The recent references to Louis Farrakhan, Nation of Islam leader, reminded me of the days when we were interacting with Black Muslims, as they were called, during our student days while living in Harlem. Contrary to the image of hate of whites, we found our Muslim neighbors cordial once the ice had been broken. Within Harlem it was a well known fact that the Muslims were the most effective group in rescuing people from drug addiction and a criminal life pattern.The news reports of our media back in those days — early 1960s — almost inevitably distorted any news events in Harlem which was viewed as some sort of black whole of crime and brutality. The upshot was that the almost exclusively white police from the outer boros of suburbs were murderously free to do their criminal things, up to and including murdering African Americans on a whim — a young man had spoken back when ordered to move back and would get a bullet in the head and a spare gun of a cop thrown down beside his body to ‘justify’ the murder. Witnesses to the contrary were disregarded and the sort of anger one has seen manifested by Jeremiah Wright was understandable then and a background to the Sean Bell outrage — although two of the 3 police involved in his case are African Americans.

One of the subtleties lost both then and now was/is that there are two quite different Black Muslim traditions that have been competing with each other for half a century — that dominated by Farrakan and that launched by Malcolm X (probably assassinated in 1965 by Farrakan supporters). Malcolm actually went to the Middle East to explore Islam there and became a Sunni. He also had moved far from the hate sources of his tradition towards reconciliation with the rest of us in American society who had, indeed, been racists and oppressors for so many centuries of our minority groups.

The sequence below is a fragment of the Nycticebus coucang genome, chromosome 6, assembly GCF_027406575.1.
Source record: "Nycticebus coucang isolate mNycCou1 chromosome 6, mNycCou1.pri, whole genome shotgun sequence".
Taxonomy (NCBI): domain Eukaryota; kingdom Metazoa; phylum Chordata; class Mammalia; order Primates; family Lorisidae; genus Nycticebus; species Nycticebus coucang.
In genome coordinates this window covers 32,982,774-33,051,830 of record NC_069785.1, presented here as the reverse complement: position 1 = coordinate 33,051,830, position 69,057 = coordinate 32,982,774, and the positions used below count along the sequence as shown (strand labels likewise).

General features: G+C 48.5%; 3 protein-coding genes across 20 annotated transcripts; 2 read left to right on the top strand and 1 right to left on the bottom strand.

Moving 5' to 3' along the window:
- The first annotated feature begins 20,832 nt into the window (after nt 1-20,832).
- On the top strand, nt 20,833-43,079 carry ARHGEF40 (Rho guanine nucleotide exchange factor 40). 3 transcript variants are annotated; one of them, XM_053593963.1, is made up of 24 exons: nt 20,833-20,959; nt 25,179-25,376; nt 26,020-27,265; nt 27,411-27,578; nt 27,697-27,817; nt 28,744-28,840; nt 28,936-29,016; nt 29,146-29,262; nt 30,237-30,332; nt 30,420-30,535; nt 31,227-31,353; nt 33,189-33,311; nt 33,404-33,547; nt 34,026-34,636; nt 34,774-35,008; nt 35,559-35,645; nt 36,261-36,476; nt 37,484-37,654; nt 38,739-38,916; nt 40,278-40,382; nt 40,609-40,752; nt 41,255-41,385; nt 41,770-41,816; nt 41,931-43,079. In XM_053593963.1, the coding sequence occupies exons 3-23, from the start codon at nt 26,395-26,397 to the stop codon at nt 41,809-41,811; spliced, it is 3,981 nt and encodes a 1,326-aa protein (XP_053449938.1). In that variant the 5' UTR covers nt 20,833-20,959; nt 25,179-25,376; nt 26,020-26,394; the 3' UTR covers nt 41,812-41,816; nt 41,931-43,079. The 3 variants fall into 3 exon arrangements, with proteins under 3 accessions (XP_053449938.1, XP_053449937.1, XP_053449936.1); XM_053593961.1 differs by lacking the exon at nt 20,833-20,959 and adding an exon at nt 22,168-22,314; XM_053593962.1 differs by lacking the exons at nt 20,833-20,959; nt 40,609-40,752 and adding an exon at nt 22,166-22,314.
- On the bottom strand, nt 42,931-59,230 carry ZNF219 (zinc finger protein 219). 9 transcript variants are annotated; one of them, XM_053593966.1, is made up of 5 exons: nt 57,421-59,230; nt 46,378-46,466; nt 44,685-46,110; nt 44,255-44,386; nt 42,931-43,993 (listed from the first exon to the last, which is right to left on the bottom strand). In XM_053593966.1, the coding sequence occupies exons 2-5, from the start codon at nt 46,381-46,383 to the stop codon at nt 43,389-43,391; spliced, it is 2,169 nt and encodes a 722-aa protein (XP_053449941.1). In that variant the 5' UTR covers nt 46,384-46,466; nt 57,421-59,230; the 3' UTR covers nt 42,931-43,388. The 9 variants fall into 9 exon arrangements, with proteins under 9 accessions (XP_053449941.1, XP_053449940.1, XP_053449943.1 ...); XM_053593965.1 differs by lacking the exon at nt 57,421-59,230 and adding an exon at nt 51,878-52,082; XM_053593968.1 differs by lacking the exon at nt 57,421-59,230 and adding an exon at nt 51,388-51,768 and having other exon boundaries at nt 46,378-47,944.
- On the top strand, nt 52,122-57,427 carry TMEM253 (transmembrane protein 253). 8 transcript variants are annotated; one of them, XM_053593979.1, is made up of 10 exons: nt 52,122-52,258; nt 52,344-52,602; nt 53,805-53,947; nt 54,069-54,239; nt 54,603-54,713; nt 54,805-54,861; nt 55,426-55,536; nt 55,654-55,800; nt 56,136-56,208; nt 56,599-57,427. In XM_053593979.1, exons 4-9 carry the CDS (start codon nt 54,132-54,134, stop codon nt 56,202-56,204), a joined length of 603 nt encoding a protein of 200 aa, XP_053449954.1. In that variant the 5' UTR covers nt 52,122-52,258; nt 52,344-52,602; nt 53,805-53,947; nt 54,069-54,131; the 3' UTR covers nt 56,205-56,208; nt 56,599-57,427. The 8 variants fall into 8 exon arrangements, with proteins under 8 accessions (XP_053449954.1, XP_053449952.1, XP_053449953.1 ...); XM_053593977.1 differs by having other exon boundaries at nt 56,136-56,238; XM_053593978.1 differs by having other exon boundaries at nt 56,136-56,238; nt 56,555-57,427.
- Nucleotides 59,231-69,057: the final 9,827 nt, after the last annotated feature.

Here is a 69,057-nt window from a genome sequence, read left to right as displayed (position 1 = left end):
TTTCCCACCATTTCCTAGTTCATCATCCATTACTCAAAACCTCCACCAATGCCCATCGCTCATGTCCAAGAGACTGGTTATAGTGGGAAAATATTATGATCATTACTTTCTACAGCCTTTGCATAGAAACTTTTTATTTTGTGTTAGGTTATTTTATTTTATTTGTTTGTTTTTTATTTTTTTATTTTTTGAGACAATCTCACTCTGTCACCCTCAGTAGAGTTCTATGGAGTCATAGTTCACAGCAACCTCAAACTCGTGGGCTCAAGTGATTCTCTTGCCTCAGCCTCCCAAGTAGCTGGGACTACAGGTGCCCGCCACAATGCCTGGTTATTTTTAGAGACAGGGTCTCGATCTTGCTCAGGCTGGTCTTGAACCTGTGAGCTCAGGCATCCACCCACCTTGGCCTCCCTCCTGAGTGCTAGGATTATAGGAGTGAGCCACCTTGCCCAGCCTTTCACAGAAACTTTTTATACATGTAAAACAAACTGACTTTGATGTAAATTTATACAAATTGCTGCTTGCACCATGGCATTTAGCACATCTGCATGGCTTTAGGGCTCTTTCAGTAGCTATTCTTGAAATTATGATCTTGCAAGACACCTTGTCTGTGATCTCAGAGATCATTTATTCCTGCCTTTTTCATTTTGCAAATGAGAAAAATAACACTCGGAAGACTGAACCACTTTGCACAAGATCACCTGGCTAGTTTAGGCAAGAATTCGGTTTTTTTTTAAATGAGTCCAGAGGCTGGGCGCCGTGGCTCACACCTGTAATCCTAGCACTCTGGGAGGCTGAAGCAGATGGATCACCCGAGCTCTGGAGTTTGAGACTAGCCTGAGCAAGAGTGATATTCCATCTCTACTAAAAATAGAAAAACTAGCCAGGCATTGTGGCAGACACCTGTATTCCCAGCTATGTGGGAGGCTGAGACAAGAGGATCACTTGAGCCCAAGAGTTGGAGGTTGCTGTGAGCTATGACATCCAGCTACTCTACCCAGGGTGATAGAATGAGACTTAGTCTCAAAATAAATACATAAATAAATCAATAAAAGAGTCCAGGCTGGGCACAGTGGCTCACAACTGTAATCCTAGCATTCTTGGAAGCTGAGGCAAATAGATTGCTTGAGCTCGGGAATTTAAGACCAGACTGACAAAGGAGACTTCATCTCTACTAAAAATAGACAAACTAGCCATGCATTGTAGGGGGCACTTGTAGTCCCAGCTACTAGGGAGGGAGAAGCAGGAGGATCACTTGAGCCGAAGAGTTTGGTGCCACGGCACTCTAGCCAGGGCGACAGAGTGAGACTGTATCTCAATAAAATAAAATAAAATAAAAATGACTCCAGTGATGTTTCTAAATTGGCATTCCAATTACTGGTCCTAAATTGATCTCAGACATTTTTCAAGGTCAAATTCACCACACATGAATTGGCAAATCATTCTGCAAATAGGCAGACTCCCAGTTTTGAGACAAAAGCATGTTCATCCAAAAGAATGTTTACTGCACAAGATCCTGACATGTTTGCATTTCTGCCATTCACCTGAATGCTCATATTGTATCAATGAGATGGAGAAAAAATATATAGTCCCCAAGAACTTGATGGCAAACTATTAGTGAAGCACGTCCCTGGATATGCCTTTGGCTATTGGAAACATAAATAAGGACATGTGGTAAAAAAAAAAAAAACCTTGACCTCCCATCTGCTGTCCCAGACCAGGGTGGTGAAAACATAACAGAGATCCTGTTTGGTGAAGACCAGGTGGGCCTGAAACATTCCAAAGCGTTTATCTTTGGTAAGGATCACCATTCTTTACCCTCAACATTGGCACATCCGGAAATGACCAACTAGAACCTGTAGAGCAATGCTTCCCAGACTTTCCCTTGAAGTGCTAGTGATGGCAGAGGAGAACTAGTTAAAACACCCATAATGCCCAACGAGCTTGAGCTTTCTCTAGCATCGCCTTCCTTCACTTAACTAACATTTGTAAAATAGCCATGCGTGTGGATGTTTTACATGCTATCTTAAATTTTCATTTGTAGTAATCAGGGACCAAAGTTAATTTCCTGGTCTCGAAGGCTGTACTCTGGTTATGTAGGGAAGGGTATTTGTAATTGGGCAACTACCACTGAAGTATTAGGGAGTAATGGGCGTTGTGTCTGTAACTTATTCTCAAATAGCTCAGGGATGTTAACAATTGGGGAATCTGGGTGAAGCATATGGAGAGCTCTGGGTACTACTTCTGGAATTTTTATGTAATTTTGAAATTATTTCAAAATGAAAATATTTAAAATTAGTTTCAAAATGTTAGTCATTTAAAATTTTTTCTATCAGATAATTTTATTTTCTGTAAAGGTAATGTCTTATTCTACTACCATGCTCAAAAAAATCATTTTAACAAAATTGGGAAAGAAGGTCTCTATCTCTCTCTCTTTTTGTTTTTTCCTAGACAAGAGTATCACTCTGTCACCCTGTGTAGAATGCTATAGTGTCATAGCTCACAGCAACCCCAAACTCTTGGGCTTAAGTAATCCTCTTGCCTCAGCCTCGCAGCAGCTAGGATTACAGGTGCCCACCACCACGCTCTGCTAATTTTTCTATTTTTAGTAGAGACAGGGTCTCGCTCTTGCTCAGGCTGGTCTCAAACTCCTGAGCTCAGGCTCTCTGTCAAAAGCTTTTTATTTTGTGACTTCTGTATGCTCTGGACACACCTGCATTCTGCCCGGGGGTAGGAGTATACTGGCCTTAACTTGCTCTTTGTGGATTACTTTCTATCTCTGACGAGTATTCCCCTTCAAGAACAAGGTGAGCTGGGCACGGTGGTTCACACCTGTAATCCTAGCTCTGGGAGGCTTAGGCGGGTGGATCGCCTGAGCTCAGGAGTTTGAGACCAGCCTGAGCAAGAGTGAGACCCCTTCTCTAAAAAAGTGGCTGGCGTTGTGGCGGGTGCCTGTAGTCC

There are now two different houses of Muslim worship in Harlem — that of the Farrakan wing and that started by Malcolm. I do not have access to the inner workings of them now, but I suspect that some of the original divergencies are still at work. One thing of which I am sure is that while Farrakan may have moderated his hatreds as he has aged, he is still a man who seems not to have repudiated his bigotries directed against Jews and others. It used to be fashionable in Harlem and presumably in some other inner cities of the North to target Jewish landlords and business people who exploited African Americans. Such prejudices can be flamed and I am sorry to hear the Wright could praise Farrakan for his good works. Perhaps some there are, but what Wright has manifested this past week is that he more likely shares his hatreds with Farrakhan than his respect for good works. Racism blinds all of us to our own particular prejudices.

And so it goes.

Websites for Farrrakhan and Malcolm:

“A war is just if there is no alternative, and the resort to arms is legitimate if they represent your last hope.” (Livy cited by Machiavelli)

Ed Kent 212-665-8535 (voice mail only) [blind copies]

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